The Gig Trifecta

Several years ago I was part of a masterclass with pianist Kenny Barron. The playing part was over and throughout the class he spoke very little to any of the pianists. Words of encouragement and a few observations, mostly.  Later on, I noticed that the more influential players tend to say less as teachers, because they know their word will be observed perhaps too completely and suggestions may be seen as commandments. When our time was almost finished he asked me if I had any questions for him. I struggled a little and eventually said: "When... do you say 'no'.. to a gig?" At the time I guess I had been feeling that I was working too much and not playing my own music enough- or music I deemed 'worthy' of my time. Kenny's answer came after a brief pause: "When you're in New York-- you don't say no."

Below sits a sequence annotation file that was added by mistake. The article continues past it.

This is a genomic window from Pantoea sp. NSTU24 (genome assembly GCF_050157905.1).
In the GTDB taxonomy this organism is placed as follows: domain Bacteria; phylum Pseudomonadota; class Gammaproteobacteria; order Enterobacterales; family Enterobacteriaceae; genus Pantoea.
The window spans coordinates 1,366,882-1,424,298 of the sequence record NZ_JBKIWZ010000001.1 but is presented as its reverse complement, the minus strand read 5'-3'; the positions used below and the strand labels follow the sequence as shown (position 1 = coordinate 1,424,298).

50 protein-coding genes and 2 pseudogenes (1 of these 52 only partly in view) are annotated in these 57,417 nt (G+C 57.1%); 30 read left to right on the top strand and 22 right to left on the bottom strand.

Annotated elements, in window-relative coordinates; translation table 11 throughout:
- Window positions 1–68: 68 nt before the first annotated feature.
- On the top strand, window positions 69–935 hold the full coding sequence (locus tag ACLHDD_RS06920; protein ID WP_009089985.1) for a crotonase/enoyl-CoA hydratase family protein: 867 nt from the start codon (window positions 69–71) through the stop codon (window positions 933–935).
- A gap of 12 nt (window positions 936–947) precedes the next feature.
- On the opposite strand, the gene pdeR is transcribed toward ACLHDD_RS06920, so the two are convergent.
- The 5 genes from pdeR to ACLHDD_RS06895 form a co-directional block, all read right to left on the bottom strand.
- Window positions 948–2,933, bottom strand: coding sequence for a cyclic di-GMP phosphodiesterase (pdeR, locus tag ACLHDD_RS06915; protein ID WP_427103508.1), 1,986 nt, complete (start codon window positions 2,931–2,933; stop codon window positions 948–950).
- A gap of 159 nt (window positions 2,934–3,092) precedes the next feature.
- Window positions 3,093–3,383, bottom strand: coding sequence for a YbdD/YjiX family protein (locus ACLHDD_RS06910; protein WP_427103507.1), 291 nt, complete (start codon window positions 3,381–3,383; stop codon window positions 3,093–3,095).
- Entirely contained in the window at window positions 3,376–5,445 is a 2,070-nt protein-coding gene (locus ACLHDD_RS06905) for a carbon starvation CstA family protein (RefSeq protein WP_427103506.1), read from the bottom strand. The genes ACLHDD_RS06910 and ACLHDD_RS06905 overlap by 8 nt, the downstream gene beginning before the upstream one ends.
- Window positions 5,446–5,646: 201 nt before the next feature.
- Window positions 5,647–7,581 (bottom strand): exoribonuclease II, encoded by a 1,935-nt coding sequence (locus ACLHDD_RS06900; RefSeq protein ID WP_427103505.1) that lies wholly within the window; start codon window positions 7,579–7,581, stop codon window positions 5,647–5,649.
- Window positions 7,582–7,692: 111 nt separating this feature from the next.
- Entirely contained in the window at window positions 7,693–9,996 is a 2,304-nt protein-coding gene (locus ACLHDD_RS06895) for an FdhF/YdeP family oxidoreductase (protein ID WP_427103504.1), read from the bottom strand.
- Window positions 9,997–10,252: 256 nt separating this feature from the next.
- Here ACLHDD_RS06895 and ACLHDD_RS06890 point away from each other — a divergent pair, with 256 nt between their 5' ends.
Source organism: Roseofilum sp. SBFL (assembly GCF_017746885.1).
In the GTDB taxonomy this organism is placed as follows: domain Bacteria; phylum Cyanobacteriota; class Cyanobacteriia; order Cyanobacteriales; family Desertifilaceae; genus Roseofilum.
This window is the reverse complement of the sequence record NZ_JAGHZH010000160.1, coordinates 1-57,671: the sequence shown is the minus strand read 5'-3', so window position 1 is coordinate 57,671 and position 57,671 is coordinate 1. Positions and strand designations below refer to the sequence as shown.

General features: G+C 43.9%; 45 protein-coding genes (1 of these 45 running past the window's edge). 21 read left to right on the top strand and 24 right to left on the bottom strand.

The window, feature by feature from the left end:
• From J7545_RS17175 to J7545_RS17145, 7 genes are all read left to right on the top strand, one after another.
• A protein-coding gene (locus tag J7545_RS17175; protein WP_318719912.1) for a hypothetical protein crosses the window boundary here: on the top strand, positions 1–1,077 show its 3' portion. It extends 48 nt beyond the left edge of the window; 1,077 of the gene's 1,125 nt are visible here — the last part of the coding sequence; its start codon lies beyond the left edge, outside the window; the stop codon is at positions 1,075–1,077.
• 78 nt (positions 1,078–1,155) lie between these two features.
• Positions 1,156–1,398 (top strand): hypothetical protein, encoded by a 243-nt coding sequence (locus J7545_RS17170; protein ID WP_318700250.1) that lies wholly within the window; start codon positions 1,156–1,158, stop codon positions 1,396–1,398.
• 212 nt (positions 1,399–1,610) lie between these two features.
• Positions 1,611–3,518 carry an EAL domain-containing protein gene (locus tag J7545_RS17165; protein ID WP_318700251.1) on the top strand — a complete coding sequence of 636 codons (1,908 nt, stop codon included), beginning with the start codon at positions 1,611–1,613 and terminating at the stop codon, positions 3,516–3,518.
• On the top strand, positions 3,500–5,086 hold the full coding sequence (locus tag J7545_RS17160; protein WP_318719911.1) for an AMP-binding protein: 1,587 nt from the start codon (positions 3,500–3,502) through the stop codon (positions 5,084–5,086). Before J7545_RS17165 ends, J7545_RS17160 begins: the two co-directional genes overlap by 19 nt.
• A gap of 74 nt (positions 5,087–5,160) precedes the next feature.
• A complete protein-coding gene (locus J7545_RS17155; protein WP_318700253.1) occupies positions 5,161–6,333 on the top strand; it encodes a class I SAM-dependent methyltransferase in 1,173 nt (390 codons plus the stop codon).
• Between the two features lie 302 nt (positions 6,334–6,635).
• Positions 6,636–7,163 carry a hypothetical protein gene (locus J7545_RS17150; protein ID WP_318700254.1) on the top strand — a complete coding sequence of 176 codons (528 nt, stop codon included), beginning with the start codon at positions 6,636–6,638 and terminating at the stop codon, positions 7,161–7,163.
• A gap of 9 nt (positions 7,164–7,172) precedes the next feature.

Around the same time, in my quest for the right balance in work and play, I got talking to Ottawa bassist Tom Denison about "The Gig Trifecta", finding a happy balance between the music, the people, and the pay. Of course, getting all three seems about as likely as it's namesake.  Of course, all these categories are deeper than yes or no. Taking a more optimistic approach, Kenny Barron said: "You can always find something to work on in all music.", and regarding people, how you approach working with them is more on you than them, no matter how difficult working with them may seem. And pay?  I'm just grateful I can make a living playing music.

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